More than 10m Brits may have been targeted by a pro-Brexit £250,000 ‘dark ads’ Facebook campaign from an anonymous source which was aimed at the idea of ‘binning Chequers’.
According to an investigation from digital agency 89up, on behalf of the UK parliament’s Digital, Culture, Media and Sport (DCMS) Select Committee, a website – mainstreamnetwork.co.uk – has been serving hyper-targeted Facebook ads to those in mostly leave-voting constituencies asking them to apply pressure to their local MP by writing to demand they “bin Chequers”.
The research estimates that more than £250,000 has been spent on pro-Brexit or anti-Chequers Facebook ads in under a year – with 11m reached by the ads.
“Here we have an example of a clearly sophisticated organisation spending lots of money on a political campaign, and we have absolutely no idea who is behind it. The only people who know who is paying for these adverts is Facebook,” said Damian Collins, chair of DCMS Select Committee.
“While debate on one of the central issues facing our country is part of a thriving democracy, there is an important question of where campaigning stops and political advertising starts. Facebook has recently announced a set of changes to increase transparency around political advertising on its platform. This example offers Facebook an opportunity to show it is committed to making that change happen - if you are targeted with a message or asked to do lobby your MP, you should know exactly who is behind the organisation asking you to do it.”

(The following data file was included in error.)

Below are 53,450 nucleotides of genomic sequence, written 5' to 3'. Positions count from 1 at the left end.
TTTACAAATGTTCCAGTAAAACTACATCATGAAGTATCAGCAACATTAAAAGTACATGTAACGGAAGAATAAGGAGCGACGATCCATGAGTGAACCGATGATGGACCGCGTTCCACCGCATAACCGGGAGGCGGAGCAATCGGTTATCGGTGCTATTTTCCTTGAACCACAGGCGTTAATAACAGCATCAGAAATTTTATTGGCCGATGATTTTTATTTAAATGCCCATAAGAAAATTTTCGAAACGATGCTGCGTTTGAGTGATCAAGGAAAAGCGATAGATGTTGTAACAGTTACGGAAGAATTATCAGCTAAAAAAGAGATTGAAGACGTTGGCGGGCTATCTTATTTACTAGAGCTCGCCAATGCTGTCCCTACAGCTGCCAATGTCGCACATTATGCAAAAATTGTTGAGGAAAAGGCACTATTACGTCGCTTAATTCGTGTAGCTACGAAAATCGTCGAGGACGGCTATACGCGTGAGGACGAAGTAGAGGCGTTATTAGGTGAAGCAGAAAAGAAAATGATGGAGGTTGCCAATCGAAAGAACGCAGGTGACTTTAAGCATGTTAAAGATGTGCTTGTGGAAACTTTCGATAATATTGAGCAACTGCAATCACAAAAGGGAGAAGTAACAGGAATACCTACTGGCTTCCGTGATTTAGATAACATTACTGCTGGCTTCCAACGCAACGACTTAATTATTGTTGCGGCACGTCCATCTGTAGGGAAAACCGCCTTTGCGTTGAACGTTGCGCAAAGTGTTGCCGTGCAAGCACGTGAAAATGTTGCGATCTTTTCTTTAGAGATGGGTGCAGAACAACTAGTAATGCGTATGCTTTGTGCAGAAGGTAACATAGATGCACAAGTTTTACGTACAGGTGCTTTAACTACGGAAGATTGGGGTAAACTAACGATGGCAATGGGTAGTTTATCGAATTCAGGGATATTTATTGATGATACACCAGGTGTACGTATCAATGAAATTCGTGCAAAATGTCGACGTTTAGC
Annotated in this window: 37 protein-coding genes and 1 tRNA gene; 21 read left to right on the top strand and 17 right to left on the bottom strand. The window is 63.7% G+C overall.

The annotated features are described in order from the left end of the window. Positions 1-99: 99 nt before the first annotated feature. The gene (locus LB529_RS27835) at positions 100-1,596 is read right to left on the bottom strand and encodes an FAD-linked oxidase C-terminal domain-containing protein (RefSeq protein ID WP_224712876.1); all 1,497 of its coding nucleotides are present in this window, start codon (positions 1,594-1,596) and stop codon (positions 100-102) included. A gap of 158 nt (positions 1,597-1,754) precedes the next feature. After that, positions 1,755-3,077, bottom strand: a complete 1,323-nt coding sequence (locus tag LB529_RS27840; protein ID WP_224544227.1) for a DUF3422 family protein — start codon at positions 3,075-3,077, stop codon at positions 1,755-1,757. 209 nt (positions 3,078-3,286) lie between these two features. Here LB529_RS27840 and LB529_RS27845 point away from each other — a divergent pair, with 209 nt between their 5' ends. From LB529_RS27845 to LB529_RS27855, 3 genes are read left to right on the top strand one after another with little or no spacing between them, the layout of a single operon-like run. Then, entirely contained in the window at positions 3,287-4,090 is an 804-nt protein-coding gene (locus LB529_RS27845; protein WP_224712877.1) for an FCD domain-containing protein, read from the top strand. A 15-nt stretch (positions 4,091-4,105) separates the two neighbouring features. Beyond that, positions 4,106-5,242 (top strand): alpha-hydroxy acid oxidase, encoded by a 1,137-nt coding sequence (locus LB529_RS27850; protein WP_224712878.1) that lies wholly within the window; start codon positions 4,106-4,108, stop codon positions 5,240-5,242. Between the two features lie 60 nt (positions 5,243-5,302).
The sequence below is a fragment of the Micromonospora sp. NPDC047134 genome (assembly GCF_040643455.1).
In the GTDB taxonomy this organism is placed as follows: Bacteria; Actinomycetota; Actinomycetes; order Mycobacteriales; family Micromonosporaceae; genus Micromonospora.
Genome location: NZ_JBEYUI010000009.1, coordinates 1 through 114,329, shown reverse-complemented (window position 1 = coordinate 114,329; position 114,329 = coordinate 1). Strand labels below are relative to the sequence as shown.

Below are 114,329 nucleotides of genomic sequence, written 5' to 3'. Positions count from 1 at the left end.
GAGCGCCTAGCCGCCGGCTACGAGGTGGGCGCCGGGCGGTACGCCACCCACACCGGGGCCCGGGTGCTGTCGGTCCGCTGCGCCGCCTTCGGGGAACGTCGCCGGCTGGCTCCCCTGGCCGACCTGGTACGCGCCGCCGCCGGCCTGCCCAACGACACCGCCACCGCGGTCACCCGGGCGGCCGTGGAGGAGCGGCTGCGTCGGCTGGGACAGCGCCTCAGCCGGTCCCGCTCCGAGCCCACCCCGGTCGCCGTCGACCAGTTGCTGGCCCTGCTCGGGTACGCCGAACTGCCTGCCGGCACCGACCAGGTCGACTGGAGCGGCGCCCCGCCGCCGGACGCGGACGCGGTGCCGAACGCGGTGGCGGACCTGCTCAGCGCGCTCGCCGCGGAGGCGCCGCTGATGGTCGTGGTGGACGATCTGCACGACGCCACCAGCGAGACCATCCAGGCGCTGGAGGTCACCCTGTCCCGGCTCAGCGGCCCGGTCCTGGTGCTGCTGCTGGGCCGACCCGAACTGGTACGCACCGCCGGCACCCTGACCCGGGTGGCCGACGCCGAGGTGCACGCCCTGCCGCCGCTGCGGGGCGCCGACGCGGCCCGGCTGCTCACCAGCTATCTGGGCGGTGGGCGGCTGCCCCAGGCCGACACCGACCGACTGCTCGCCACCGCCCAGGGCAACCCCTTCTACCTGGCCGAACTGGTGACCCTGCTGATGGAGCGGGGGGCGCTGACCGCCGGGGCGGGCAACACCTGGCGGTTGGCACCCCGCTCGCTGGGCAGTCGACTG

When users click through the ads and are taken to their respective localised landing pages, they are asked to email their MP. When they click to do so, a default email client opens up and the Mainstream Network places its own email in the BCC field. It is believed that the user’s email could be being stored like this and then used for further marketing purposes.
The revelation surrounding the use of pro-Brexit and anti-Chequers ‘dark ads’ comes just after Facebook promised to take action over the types of ads in question.
“On 7 November, all advertisers will have new requirements before they can place political ads in the UK, including Mainstream Network,” Rob Leathern, director of product management at Facebook, told The Guardian.
“These advertisers will need to confirm their identity and location through an authorisations process and accurately represent the organization or person paying for the ad in a disclaimer. These steps must happen or the advertiser will be prevented from running ads related to politics on Facebook.”